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AHS grad Shannon Bearden makes her mark designing commercial architecture

Shannon Bearden (center) goes over plans with Varini Nathany (left) and Salvatore Buccellato in Tryba's Denver office.
Shannon Bearden (center) goes over plans with Varini Nathany (left) and Salvatore Buccellato in Tryba's Denver office.
Matthew DeFeo

Back when what is now Aledo Middle School was Aledo High School, Shannon Carpenter (now Bearden) took Gloria Andrews’ photography class in a corner of the Bearcat Den. The photos she took as a part of that class — photos of buildings around town — inspired in her the desire to become an architect, and she has never looked back.

Her trail brought her back to Aledo, at least temporarily, as the principal architect for the new McAnally Middle School and the renovations to her old campus, the current Aledo Middle School.

Bearden started in Aledo ISD back when there was half-day kindergarten.

“Mrs. Lozano was my teacher and I actually ran into her when we started the renovation and construction projects for the two middle schools,” Bearden said.

Spending 12-plus years in Aledo ISD, she got a good look at the architecture in the current high school during her junior and senior years there, graduating in 2003.

After a year at the University of Oklahoma, Bearden transferred to the Environmental Design architecture program at Texas A&M, where she completed her bachelor’s degree.

While working on her master’s degree she went to work for Gensler, a global architecture firm with 50 offices around the globe, including Dallas.

“I did retail, automotive, mixed use, high-rise office, interior and exterior buildings with what we call repositioning,” Bearden said. “It was basically a major overhaul and renovation of the office towers.”

Bearden stayed at Gensler after receiving her master’s degree, working there a total of 10 years.

Among the projects she worked on were the renovation of Reunion Tower, the renovation of Parkside tower at 3500 Maple, and Thanksgiving Tower in downtown Dallas.

"One of the biggest ones to note is Toyota Music Factory in Las Colinas. It's a 16-acre mixed use development with an office tower, retail, restaurant, and an indoor/outdoor amphitheater programmed by Live Nation,” Bearden said. “And then I worked a little bit on The Star, the Cowboys’ headquarters up in Frisco. I was responsible for the piece called 'The Knuckle," which served as a connector between the hotel and the office building”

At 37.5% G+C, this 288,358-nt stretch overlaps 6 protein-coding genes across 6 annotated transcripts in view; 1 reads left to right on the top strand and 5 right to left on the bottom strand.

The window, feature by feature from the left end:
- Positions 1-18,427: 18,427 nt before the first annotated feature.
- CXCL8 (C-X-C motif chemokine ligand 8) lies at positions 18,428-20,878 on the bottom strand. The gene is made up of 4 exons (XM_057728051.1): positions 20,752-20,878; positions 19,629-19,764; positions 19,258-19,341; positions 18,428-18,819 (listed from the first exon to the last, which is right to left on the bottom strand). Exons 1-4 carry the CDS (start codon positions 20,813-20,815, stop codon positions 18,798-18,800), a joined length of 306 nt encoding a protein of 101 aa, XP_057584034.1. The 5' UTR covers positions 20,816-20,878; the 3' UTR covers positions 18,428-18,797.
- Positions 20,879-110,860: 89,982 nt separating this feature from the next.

Bearden didn’t arrive at the plum projects overnight.

“I've worked my way up through the ranks,” she said. “When I first started at Gensler, I was in the automotive studio, what they call retail automotive. And I worked on Toyota dealerships. And I was working as an unlicensed architect before I went through the rigorous process of intern hours and testing to get my license. So you would, as an intern architect, start out working on restrooms, or laying out the plan and the tedious little tasks so you can get your feet wet and learn the basics of putting a building together.

“People always joke that the first thing you do when you come up right out of school is work on a restroom because every building has to have a restroom and everyone needs to know how to put it together. And no one else wants to do it.”


Career progression

Obtaining a license as an architect is not an easy process. After 4,000 working hours and seven exams, she was licensed as an architect. It was then she got the assignment working on Reunion Tower.

Bearden married another Aledo alum, Colt (known as “Bucky” in school) and later had a son, Brooks, who will be 5 years old in August. The family lived in north Arlington as a middle ground between her work in Dallas and his work in Fort Worth.

After the birth of Brooks the family decided to move back to the Fort Worth area to be closer to family.

The Bearden family: Shannon, Colt, and Brooks, 4
The Bearden family: Shannon, Colt, and Brooks, 4

Bearden went to work for Huckabee Architects, which only does education. For the past four years she has been working on k-12 facilities throughout Texas.

It was that association that brought her to full circle back to Aledo as the lead on the two middle schools.